Narendra Modi has managed to inspire and influence positively the citizens of our nation. Unlike Congress, the BJP has played almost all it cards rightly, waiting, watching and then making their move with tact and jubilance. Modi’s demeanour and his ability to reach out to every section of the society have left him basking in popularity, and yes, it is deserving popularity. He has his flaws, but then again, who doesn’t? His campaign has not been based merely on defaming other leaders and even though that has been a part of his campaign, his basic premise revolved around his strong policies and the promise of development. The effective utilization of the social media portrayed him as a modern leader and a man of integrity. The next five years are going to be very critical because that will determine the course of the party for years to come. It seems too short a time to undo all the wrongs and establish a double digit growth rate, but these five years are going to determine everything. BJP can be voted out with as much ease as they got voted in and that is all NaMo needs to remember.
The Aam Aadmi Party has been a disappointment, what with people remarking that the number of seats AAP has won is less than the number of fingers on one’s hands. Kejriwal’s debut has not been as he would probably have expected, but these underdogs did make a point with their campaigns for moral righteousness. Kejriwal’s stance in Delhi was admirable but him stepping down as chief minister was not only a little disheartening, but non-pragmatic. AAP has been looking for a long-term solution in too short a period of time. It is one of those parties which hits a six on the first ball of their innings, but then finds it impossible to face the pacers and loses too many batsmen early on in the game. But again, their story still offers some hope and inspiration, and the question is whether they will somehow be able to resurrect themselves in the next five years and contest the next Lok Sabha elections with more preparedness.
The youth’s involvement in these elections has been phenomenal. Almost all parties centred their campaigns around the youth, and BJP passed that particular test with flying colours. The youth of our nation are no longer timid and inhibited, but are strong enough stand up and ask for their rights. For them, politics is no longer a dirty game which needs no attention, but an essential aspect of the nation which can change their lives – for better or worse. Inked fingers have flooded the social media and people have gone out and voted with pride. This is what matters – the fact that the youth has increased its political participation and has also realized the value of the difference which it can make. Voter turnouts have been comparatively high and more than anything else, what matters for a democracy to run smoothly is that people go out and vote – the hand, the lotus, the broom – it doesn’t really matter, what matters is the fact that they have stood up and gone out and cast their vote. Slowly, India’s youth seems to be assuming greater responsibility. The frivolous, carefree approach to politics is now a thing of the past. The youth doesn’t want to sit back and watch the drama from the backstage: We now want to take the centre stage.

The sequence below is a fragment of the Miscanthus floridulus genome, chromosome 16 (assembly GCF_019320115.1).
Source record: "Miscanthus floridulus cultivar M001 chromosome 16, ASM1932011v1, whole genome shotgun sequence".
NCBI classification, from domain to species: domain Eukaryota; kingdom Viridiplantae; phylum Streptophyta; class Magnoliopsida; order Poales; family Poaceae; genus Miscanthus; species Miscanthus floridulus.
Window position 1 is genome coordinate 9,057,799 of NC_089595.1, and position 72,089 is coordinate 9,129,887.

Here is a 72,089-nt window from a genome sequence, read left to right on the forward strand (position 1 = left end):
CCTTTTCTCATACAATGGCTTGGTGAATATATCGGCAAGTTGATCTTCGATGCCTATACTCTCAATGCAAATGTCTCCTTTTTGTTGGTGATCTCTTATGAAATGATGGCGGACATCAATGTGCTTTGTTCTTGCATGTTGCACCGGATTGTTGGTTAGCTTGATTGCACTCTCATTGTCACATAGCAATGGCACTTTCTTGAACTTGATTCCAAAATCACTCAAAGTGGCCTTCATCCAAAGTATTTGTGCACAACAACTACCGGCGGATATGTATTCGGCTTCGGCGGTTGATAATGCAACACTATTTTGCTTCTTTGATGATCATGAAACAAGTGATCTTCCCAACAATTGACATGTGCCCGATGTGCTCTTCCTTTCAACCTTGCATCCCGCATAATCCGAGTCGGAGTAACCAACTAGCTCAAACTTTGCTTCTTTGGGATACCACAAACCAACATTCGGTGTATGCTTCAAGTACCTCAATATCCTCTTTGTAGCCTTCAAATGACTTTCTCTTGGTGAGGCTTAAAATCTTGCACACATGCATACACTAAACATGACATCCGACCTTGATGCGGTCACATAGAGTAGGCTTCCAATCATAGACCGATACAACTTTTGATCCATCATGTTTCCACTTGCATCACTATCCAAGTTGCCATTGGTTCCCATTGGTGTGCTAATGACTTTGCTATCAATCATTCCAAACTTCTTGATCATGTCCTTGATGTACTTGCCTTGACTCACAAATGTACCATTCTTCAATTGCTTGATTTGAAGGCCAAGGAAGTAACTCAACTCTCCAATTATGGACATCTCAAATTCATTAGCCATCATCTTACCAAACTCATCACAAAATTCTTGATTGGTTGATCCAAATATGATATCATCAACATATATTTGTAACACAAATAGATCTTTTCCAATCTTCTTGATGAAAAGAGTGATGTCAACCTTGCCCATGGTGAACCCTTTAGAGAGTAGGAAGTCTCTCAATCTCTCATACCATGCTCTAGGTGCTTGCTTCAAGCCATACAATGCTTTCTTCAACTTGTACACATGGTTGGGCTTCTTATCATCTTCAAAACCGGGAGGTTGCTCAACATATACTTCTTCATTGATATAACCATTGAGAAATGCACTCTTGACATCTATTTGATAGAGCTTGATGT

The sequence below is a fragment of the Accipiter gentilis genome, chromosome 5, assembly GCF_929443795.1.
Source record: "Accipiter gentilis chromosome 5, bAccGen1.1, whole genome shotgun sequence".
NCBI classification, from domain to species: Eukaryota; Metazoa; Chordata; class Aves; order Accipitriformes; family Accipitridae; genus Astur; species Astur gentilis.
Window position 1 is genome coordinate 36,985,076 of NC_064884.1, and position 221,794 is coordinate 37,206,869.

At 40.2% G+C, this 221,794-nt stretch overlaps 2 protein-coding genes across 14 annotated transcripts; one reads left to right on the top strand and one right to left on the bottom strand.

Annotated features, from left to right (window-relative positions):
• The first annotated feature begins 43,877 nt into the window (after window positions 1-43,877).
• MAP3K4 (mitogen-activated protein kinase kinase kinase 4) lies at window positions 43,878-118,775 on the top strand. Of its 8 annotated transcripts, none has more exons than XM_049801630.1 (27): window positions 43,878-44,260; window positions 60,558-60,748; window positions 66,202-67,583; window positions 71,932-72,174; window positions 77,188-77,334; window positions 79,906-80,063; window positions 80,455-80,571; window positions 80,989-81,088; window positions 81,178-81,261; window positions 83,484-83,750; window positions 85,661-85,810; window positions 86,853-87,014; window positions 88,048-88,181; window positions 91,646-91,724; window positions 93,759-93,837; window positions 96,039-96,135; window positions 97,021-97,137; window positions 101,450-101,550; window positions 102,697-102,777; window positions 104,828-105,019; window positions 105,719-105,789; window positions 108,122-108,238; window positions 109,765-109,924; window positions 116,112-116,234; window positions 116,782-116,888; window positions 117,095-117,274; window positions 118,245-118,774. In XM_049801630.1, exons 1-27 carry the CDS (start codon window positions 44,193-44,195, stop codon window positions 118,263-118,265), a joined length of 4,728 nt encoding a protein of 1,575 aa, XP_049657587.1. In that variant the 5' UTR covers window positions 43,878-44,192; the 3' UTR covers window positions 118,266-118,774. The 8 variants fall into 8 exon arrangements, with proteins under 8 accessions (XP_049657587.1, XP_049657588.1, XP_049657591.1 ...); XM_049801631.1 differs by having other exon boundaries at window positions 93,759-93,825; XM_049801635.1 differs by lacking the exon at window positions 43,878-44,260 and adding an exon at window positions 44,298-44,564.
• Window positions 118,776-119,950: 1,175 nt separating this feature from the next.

There is another thing I believe I should add. I know Dr. Manmohan Singh has been receiving too many brickbats over the past few days and yes, a lot of them are completely justified. But I believe that somewhere beneath the scams and the scandals lies a man who could have performed much better than he actually did if he decided to step up and take things in his own hands, voice his own opinions and function beyond the role of a stereotype. 1991 was enough evidence of the fact that the man has capability and credentials. But somehow, it didn’t work out for him.
People won’t be too kind to you, Dr. Manmohan Singh, but I believe history will be kinder. As you step down after a long, long time, here’s wishing you goodbye!
On the 21st, Narendra Modi takes the prime ministerial oath. I only hope that we will now witness the achche din which he has so gleefully promised. Best of luck, Mr. Modi!